I recently read a white paper on the performance of Lawson S3 Enterprise Management System running on SQL Server 2008 and was struck by the idleness of SQL Server in handling the type of load seen with large corporations. The SQL Server hardware used was approaching prosumer levels:
- 2 x Quad Code Processors (8 cores)
- 10 GB RAM
- Microsoft Windows Server 2008 R2 64-bit OS
- Microsoft SQL Server 2008 64-bit
Two common measures of SQL Server activity levels are:
- SQL Server CPU Idle Time %
- SQL Server Disk Idle Time %
The worst case was 88% and 95% as shown in the figures below.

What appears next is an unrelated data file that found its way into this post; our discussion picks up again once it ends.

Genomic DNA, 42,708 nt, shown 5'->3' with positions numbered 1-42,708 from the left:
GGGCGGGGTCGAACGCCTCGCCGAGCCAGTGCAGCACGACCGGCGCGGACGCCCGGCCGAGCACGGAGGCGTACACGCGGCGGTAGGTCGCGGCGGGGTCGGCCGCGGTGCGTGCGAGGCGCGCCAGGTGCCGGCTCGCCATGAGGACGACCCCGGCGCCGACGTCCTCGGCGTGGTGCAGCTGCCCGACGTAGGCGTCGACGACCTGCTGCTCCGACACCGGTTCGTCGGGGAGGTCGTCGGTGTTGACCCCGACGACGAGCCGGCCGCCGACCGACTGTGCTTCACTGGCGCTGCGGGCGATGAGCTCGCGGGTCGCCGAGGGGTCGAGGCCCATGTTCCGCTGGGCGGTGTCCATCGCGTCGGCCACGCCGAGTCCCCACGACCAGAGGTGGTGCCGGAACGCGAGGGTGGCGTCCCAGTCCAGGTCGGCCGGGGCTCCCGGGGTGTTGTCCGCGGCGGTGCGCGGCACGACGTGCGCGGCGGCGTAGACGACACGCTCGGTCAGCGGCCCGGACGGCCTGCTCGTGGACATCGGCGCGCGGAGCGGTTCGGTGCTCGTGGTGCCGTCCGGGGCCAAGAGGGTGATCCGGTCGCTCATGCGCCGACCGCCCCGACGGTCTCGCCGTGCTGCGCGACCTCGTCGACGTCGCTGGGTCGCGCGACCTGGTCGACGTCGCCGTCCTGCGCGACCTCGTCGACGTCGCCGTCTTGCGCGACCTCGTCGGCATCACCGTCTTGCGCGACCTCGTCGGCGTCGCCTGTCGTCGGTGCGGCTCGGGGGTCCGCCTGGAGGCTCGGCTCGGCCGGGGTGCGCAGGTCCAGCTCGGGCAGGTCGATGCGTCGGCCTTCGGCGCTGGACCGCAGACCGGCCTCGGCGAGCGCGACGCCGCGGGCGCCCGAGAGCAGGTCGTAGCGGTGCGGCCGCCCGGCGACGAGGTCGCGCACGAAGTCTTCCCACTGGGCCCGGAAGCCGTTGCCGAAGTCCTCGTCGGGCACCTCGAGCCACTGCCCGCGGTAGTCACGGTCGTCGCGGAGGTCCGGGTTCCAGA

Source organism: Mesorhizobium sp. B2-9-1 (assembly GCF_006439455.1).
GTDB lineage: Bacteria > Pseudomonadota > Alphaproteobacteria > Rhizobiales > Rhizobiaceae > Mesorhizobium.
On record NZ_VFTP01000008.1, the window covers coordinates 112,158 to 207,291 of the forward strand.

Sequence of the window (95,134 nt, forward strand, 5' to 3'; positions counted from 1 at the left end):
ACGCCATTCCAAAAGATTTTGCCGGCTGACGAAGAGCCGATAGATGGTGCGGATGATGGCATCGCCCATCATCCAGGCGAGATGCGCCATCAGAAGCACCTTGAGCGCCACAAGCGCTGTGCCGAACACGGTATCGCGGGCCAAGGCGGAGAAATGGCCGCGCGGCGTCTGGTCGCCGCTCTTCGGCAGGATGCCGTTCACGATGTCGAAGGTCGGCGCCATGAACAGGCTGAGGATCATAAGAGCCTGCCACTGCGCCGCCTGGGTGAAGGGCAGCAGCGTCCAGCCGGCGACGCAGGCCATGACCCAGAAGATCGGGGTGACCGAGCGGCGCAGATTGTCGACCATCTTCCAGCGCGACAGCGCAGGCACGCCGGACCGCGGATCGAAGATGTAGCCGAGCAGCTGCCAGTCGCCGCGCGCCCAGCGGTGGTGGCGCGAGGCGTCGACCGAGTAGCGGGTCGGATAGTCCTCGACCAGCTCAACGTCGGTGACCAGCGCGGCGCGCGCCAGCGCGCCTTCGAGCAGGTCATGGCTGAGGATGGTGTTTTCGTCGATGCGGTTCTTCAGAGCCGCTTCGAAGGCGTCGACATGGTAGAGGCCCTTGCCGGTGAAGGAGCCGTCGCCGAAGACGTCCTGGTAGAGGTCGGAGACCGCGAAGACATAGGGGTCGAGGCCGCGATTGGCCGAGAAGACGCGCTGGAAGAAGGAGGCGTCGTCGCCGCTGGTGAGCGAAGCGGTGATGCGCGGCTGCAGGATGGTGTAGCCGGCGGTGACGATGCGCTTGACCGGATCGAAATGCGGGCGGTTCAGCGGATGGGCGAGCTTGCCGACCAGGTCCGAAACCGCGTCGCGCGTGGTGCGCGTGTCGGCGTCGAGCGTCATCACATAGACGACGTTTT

How would you describe this amount of idleness? I describe it as napping!
On a practical level it means that the hardware investment may be shared with other applications easily, reducing the total cost of ownership (TCO). This type of result suggests that it is a good candidate for putting on Hyper-V virtual machines, again, reducing TCO.
For more information and additional benefits of using SQL Server 2008 for Lawson's S3 Enterprise Management System, see the whitepaper.